Arriving at the visitor center car park, our first view was this:

It’s one of the 12 bens… maybe Ben Casey or Ben Franklin. Probably not Ben from MVUC.

Ben is home to several Connemara ponies.

And, if you need the leithris, rest assured.

The park trail has lots of vistas and flowers.

I’ve forgotten what these yellow flowers are called. Each petal is about 2 cm long and .5 cm wide. The pattern is complex.

These were called bog something:

We were looking for a special kind of heath that grows only a few places in the world, but they seem to have stopped blooming for the autumn. I thought these might be cranberries, since they grow in bogs. But, these tasted nothing like cranberries.

Next, we headed down the road to Kylemore Abbey. Kylemore had an interesting reflection in the lake in front of it.

But, the non-reflection version was nice, too.

But, forget about the Abbey. The other views here were spectacular. Anybody want a post card? Here’s one:

And another:

These also look very cool upside down:

But, seriously:

We saw some of the birds on this sign, but none of the mammals.

Upon leaving the Abbey, we next made our way back to Galway. While it was still light outside, I took a few pictures from each of our three (count ’em) balconies. The first balcony overlooks the Galway Bay, which is part of the North Atlantic. Here’s a map showing where we are:

And, here’s what we see out the front balcony:

Here’s what we see from the balconies at the back of the apartment (we’re on the second floor, which in the U.S. would be called the third floor).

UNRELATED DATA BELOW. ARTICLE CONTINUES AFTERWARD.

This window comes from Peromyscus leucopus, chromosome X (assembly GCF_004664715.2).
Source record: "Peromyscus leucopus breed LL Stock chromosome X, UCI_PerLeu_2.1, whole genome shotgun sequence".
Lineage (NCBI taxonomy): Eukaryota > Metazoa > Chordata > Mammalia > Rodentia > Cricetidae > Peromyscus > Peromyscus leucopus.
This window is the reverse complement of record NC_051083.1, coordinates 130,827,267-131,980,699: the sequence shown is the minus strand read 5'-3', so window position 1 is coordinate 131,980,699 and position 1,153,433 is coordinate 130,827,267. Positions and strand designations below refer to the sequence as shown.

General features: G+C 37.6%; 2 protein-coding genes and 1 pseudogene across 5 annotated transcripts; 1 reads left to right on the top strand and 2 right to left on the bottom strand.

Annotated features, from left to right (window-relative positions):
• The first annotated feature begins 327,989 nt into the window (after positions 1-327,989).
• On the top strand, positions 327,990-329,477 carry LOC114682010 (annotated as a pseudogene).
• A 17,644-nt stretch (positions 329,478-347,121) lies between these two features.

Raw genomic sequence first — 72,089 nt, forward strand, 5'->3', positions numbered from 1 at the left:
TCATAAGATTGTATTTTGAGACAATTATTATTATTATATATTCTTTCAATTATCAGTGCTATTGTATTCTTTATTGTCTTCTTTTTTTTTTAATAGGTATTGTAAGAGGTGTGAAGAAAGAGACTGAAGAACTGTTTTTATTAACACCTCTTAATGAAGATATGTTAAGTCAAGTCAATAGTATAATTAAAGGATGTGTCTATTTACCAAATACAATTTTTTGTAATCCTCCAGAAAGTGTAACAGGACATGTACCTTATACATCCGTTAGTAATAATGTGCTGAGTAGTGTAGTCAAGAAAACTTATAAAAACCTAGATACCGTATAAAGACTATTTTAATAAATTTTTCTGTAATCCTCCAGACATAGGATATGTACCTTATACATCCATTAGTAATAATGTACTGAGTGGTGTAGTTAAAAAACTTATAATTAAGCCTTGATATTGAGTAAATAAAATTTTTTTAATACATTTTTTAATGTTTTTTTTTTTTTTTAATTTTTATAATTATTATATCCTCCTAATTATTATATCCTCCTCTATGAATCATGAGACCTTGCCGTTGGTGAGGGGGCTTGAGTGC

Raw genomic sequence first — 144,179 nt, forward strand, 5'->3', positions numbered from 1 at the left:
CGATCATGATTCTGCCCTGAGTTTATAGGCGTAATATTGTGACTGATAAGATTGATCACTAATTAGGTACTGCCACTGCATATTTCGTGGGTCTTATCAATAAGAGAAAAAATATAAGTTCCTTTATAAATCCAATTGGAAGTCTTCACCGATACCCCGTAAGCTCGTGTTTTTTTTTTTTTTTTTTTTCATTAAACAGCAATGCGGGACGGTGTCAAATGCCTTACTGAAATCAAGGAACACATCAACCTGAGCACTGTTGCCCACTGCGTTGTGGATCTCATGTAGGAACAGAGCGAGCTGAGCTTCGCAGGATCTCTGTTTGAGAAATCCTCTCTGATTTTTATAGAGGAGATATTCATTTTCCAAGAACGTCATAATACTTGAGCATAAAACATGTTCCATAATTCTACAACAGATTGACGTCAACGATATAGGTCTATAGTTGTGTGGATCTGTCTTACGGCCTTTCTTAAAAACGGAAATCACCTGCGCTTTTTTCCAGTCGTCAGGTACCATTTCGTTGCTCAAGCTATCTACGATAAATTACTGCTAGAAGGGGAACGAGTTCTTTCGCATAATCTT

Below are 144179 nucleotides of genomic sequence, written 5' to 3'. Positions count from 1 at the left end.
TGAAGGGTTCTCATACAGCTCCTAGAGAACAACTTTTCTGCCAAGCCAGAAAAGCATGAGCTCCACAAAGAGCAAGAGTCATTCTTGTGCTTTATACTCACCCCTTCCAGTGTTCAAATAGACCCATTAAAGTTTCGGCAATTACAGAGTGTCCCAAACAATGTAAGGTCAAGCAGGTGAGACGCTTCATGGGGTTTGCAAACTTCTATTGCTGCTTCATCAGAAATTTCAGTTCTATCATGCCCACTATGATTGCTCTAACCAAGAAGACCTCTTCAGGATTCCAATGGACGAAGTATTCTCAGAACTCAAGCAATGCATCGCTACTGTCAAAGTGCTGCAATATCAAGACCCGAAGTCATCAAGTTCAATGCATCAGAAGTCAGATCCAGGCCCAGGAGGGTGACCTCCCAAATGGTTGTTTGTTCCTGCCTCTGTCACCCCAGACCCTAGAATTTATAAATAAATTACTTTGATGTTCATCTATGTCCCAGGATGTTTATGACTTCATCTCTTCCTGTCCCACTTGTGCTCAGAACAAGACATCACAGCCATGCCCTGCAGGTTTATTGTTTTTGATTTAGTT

And that’s it for today’s scenery. Well, one more, if you like inventions. Here’s my homemade doorstop to keep the hallway/kitchen door open.

It’s a wooden spoon stuck in a cabinet handle. It uses the weight of the door’s spring to stay in place.

For dinner tonight, we took a cab to McDonagh’s for fish & chips. Touted as the best in Ireland, I believe it. We had cod and plaice, and both were just-caught-fresh, and perfectly battered and fried. The chips were the best I’ve had in Ireland so far. Thank goodness for the wholesomeness of lard. For dessert, I visited the Gourmet Tart Company, which is on Salthill Road just behind and below our apartment. Last night when were desperately trying to check in, one of the nice young women at GTC lent us her cell phone to call. Thanks to her helpfulness, we finally found our host, who met us at the car park (which we hadn’t known where was), let us in, gave us full instructions and modems for the computers, and even helped us tote our luggage up to the apartment.

In any case, we shared a small chocolate tart and a chocolate mousse hazelnut praline cake. Both were delicious. If you’re ever in Galway, go to the Gourmet Tart Company for a meal, or for dessert. They open at 8 am and close at 10 pm. Yum.

That’s today’s entry. Tomorrow, we’re off to Dublin to pick up our passports, and then to Ballycanal—a little to the west of Belfast, where we’ve rented a cottage—one that hopefully has internet that’s faster and more reliable. As always, I’ll post now, and proof later. Any errors you see are figments of my fumbling fingers. While I have a full-sized keyboard with me, there’s not enough room for it on this table. Therefore, I make lots and lots of typos, as well as genuine mistakes… all of which I hope to correct later.